I acknowledge that these parts of the film are good, some better than others. However, the validity of these “Oscar worthy” assertions turned out to be quite misleading.

Spielberg’s direction wasn’t quite as heavy-handed or dominant as it normally is in his films. He has some very creative cuts, but largely leaves his distinctive style at home. However, I attribute this to his dealing with such high caliber actors, particularly in the smaller roles.

I found the antics of James Spader, John Hawkes and Tim Blake Nelson’s trio to be most entertaining and the work done by Tommy Lee Jones extraordinarily impressive. Jones managed to capture my attention with his gruff exterior, provide quite a few laughs in a long and drawn-out film, and provide the emotional punch necessary in every Spielberg film. His resolution also provided the most surprise you can get out of an ending that we already can recite by heart. If anybody deserves an Oscar from this film, it is Jones.

Naturally, Day-Lewis immersed himself and came to embody the most authentic representation of Abraham Lincoln ever seen on screen (or what we are told by other film critics who have apparently met the long-deceased President) in all ways physically, politically and emotionally.

Despite the realism Day-Lewis brings with his portrayal as the nation’s political leader, Lincoln story as a father and husband takes up a third of the film. These side notes slow the pacing down and represent a clear misuse of Joseph Gordon-Levitt’s many talents as Lincoln’s son. The only good thing to come from Lincoln’s home life is watching Sally Field’s Mary Todd Lincoln go toe-to-toe against this renowned actor and shine a light on the fact that our President wasn’t the best husband, definitely smudging his appearance of infallibility.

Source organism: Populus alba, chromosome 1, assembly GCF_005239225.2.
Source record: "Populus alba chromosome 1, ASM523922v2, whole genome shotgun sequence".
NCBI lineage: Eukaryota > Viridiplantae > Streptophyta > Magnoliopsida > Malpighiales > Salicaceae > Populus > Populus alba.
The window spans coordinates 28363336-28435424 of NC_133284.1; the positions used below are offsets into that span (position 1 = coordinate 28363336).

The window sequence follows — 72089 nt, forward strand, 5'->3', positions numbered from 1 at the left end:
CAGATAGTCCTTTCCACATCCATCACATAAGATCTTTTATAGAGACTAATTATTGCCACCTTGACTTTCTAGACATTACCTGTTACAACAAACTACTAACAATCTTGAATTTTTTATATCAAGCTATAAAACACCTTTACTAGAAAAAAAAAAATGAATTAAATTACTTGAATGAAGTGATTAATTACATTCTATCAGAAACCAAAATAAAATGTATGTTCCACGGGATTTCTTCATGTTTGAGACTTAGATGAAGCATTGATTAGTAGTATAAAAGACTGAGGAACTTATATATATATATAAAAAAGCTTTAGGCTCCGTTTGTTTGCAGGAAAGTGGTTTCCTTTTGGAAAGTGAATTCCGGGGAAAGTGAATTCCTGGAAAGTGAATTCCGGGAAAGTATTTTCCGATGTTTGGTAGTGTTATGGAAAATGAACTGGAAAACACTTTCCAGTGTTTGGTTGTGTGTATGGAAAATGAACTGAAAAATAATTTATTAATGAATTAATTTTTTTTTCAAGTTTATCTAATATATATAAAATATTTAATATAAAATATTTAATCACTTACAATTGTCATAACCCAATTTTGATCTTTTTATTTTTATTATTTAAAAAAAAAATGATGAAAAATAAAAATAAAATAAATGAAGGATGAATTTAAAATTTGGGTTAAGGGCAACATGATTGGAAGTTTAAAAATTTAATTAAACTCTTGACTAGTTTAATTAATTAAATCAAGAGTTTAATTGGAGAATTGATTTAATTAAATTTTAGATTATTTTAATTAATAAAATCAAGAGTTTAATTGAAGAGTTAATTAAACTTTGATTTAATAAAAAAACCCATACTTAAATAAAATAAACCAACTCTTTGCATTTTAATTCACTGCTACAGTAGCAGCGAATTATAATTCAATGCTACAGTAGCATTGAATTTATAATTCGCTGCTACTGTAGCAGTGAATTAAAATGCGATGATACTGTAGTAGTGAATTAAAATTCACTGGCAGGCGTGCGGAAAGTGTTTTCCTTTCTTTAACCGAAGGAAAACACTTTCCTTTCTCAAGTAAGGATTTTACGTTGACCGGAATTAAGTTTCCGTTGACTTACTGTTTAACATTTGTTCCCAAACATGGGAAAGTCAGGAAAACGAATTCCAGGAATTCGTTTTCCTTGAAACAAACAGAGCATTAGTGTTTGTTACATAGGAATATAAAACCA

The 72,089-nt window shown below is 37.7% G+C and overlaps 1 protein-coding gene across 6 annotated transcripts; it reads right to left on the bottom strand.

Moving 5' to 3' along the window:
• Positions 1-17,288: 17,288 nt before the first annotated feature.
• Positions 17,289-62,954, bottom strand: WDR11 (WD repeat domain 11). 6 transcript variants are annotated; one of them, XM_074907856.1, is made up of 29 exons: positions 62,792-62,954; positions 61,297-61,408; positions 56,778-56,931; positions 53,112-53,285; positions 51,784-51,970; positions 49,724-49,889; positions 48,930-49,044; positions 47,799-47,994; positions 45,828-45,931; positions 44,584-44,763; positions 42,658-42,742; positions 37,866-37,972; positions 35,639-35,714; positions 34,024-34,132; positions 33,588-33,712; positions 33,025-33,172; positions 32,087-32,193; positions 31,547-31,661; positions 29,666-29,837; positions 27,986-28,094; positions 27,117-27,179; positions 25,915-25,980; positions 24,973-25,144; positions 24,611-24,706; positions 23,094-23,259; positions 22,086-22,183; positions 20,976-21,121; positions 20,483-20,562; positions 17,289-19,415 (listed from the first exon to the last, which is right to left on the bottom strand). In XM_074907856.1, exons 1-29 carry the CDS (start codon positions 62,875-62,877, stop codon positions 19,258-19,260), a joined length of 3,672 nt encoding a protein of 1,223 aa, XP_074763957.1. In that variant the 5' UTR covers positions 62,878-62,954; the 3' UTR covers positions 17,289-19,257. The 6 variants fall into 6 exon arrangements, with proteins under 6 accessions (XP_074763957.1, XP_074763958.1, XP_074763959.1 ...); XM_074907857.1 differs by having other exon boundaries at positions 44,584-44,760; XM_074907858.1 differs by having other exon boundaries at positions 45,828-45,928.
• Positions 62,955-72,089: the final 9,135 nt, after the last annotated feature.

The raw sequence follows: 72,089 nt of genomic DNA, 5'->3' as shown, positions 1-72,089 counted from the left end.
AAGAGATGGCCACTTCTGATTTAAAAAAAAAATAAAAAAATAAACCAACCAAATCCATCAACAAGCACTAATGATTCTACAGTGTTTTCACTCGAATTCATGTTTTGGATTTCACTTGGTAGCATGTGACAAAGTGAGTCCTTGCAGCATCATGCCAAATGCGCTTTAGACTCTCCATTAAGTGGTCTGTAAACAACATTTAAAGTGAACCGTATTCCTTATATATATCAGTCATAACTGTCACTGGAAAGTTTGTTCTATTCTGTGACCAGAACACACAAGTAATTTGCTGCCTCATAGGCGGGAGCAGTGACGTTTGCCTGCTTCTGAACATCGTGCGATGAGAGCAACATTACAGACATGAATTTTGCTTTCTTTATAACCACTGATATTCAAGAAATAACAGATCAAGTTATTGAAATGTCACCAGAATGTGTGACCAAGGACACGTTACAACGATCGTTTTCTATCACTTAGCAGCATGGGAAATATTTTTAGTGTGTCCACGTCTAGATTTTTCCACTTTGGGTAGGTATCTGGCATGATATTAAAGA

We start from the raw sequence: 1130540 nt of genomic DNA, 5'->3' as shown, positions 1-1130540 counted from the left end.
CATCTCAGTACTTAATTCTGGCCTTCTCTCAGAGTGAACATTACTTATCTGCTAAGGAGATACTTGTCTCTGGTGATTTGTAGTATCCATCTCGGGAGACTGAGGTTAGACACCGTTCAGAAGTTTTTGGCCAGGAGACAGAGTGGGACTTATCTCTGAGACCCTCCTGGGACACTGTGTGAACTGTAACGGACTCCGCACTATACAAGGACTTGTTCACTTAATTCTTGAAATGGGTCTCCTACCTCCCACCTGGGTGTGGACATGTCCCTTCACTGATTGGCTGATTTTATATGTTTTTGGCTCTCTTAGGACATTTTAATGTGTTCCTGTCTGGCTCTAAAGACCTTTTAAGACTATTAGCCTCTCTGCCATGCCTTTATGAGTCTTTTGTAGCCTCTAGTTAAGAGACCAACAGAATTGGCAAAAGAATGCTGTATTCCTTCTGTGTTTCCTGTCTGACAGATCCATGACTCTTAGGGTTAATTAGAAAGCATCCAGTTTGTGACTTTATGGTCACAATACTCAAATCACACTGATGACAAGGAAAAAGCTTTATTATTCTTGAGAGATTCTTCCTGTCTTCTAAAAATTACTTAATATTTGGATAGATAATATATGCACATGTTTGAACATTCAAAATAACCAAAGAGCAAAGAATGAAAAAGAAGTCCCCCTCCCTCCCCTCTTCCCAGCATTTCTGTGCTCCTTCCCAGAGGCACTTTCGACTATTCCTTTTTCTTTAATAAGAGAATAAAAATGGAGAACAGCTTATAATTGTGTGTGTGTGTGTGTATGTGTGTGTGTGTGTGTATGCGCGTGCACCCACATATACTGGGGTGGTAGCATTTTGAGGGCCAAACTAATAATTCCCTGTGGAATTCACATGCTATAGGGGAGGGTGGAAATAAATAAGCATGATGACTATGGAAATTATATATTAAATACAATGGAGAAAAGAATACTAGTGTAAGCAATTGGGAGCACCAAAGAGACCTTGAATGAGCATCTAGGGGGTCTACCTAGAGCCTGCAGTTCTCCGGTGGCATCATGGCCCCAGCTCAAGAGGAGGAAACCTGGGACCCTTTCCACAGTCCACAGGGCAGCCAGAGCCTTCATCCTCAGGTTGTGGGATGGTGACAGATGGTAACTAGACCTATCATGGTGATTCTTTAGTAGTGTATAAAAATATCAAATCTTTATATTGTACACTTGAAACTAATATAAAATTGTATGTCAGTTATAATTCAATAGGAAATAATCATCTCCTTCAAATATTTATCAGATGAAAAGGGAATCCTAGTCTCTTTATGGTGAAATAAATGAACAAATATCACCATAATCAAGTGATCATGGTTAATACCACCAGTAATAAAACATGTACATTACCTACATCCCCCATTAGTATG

While the many factors that play into Lincoln are good, and may prove to be “Oscar nomination worthy,” the film doesn’t play evenly enough for me to support this biopic in the Best Picture race.

Rating: 6/10 (Pretty Good)

Title: Lincoln
Director: Steven Spielberg
Cast: Daniel Day-Lewis, Sally Field, Tommy Lee Jones, Joseph Gordon-Levitt, David Straithairn, Hal Holbrook, James Spader, John Hawkes, Tim Blake Nelson, Jared Harris
Release Date: November 16th, 2012 (wide)
Run Time: 149 mins.
Rated: PG-13


Share your review, rant or rave. Go on, have at it.

Fill in your details below or click an icon to log in: Logo

You are commenting using your account. Log Out /  Change )

Google+ photo

You are commenting using your Google+ account. Log Out /  Change )

Twitter picture

You are commenting using your Twitter account. Log Out /  Change )

Facebook photo

You are commenting using your Facebook account. Log Out /  Change )


Connecting to %s

%d bloggers like this: